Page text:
The whole world, world over
It's a worldwide suicide

Medals on a wooden mantle
Next to a handsome face
That the president took for granted
Writing checks that others pay

And in all the madness
Thought becomes numb and naive
So much to talk about there's nothing for to say
It's the same everyday and the wave won't break
Tell you to pray, while the devil's on their shoulder

Laying claim to the take our soldiers save
Does not equate
And the truths already out there

The whole world, world over
It's a worldwide suicide

Looking in the eyes of the fallen
You got to know there's another, another, another way
It's a shame to awake in a world of pain
What does it mean when a war has taken over

It's the same everyday and the wave won't break
Tell you to pray
While the devils on their shoulder

The whole world, world over
Yeh, it's a worldwide suicide

By Sherri Wood, Toronto Sun
Veteran Seattle rockers are launching a world tour tonight at the Air Canada Centre because Toronto is their kind of town.

Today, The New York Times columnist Bob Herbert has penned a column about Jonathan's campaign. It is aptly titled "Clarity vs. Celebrity": Jonathan's clarity about his opposition to the war versus his opponent's use of celebrity to avoid accountability for her immoral support for the war. In the column, Jonathan asks, "What makes us different from Republicans? Where is the soul of the Democratic Party if we do not stand against immoral, illegal wars? Pre-emptive wars." Speaking of Jonathan's opponent, Herbert says, "But in terms of overall policy, she seems to be right there with Bush, Cheney, Condi et al. She does not regret her vote to authorize the invasion, and still believes the war can be won." We need a U.S. Senator who will vote against illegal wars. Herbert has nailed the issue (see the rest of his column below).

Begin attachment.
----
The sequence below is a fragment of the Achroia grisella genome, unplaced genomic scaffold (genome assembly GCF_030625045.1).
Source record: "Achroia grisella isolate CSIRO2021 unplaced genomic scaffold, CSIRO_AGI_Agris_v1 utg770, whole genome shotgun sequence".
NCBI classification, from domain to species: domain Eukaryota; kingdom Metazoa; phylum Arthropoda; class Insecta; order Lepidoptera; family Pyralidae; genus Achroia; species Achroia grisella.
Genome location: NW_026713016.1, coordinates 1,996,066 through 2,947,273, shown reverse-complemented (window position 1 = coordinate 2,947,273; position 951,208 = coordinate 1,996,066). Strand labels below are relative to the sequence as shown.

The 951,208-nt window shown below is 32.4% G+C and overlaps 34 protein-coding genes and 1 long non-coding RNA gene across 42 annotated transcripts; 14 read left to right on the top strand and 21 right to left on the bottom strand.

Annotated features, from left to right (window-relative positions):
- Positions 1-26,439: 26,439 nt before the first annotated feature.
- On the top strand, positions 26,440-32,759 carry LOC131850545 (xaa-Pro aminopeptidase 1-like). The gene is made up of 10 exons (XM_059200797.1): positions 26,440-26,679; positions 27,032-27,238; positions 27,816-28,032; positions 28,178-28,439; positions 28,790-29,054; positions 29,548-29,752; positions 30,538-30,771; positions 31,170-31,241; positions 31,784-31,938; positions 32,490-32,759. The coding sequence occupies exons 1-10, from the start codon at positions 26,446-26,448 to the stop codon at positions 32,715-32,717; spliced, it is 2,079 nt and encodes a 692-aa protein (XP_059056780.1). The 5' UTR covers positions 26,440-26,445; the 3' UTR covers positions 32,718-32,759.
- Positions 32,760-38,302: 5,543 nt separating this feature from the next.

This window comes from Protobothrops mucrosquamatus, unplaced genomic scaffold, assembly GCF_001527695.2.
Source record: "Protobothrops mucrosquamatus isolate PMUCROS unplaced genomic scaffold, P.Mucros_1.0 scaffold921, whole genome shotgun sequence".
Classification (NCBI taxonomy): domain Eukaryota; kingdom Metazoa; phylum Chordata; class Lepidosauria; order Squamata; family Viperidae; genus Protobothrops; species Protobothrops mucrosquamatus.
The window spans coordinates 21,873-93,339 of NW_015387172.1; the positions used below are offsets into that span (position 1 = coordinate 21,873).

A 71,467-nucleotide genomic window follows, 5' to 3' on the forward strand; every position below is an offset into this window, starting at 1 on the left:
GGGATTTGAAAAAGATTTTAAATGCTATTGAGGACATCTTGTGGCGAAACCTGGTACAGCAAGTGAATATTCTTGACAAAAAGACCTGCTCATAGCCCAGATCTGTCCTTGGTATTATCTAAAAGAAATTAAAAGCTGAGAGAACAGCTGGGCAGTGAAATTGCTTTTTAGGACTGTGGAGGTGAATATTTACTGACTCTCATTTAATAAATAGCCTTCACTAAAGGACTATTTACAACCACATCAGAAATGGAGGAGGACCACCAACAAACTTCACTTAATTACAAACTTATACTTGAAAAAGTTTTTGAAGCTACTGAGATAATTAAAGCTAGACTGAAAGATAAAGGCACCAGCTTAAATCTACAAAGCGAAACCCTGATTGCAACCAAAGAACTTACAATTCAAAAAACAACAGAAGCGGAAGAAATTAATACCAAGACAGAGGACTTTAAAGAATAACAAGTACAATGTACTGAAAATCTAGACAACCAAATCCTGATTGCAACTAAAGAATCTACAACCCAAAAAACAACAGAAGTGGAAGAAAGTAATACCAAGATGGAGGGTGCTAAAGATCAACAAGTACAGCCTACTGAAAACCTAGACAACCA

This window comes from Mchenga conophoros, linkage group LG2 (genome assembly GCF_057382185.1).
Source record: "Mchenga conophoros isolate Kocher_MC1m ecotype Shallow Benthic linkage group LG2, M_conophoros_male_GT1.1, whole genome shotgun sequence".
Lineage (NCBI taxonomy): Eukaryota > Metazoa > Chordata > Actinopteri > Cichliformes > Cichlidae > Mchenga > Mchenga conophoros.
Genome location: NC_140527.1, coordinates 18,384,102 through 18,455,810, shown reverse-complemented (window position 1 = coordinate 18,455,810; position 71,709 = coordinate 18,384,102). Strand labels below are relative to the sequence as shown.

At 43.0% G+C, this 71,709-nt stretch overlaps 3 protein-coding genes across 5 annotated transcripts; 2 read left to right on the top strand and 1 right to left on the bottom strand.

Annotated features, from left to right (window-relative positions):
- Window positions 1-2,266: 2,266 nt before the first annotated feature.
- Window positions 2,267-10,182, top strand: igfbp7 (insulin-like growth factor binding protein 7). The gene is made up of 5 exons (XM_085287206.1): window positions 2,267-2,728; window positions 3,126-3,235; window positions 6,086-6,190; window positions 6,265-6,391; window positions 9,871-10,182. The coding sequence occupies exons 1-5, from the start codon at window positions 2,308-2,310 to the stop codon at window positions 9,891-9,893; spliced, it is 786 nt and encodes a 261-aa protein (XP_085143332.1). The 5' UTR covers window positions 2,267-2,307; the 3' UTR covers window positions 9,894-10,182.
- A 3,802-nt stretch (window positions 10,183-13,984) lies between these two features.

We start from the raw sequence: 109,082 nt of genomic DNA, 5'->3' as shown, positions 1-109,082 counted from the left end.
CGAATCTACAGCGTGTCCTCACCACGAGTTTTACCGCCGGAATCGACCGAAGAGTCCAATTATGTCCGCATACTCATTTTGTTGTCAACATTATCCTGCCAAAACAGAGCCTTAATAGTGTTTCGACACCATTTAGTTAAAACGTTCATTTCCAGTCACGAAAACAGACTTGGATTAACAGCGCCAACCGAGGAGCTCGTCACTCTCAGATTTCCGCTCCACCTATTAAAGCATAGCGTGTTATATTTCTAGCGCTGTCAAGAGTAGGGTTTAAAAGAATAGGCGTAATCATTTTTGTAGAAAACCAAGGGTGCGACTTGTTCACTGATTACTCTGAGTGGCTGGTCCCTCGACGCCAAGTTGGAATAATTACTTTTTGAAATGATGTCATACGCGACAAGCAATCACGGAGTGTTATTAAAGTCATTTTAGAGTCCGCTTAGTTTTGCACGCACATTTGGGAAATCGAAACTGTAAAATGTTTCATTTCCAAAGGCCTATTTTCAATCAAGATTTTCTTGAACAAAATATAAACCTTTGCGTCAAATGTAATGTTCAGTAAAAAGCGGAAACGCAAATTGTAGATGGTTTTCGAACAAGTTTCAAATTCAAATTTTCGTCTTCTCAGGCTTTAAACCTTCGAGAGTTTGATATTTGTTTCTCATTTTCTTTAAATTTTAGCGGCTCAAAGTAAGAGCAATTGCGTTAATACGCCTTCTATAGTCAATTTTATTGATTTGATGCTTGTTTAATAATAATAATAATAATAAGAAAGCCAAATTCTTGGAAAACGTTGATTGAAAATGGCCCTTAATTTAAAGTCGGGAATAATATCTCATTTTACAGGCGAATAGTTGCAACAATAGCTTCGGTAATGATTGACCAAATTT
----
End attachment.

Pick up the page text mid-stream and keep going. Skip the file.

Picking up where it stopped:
Now, we need your help. If you want there to be a debate about the war, if you want to have a voice speaking for the 2,400 American men and women who have been killed in this immoral war, if you want pro-war Democrats to be held accountable for the death and destruction in Iraq, consider making a generous contribution to our campaign right now at www.tasinifornewyork.org/donate

And please circulate this message to your entire list and post the column widely in cyberspace!
May 8, 2006
Op-Ed Columnist
Clarity vs. Celebrity

Few people have ever heard of Jonathan Tasini. He's a low-key labor organizer and writer from Upper Manhattan who is trying to piece together a primary challenge to the re-election bid of Senator Hillary Rodham Clinton, primarily because of her stance on the Iraq war. Mr. Tasini is against the war and wants American troops pulled out of Iraq forthwith. Senator Clinton's position is — well, that's a problem. It's not at all clear what Senator Clinton's position is. And for a Democratic Party that has suffered a succession of brutal defeats with excessively cautious candidates, Mrs. Clinton's indecisiveness on the war may be a hint of yet another disaster in the making. Mr. Tasini is not so deluded that he thinks he can hijack the Democratic Senate nomination from Mrs. Clinton. He said, "People often ask me, 'Don't you think this race is impossible?' My answer is, 'Of course! You're dealing with someone who has enormous name recognition and celebrity.'" But celebrity, he said, is no substitute for an honest and vigorous debate on a matter as fundamentally important as war.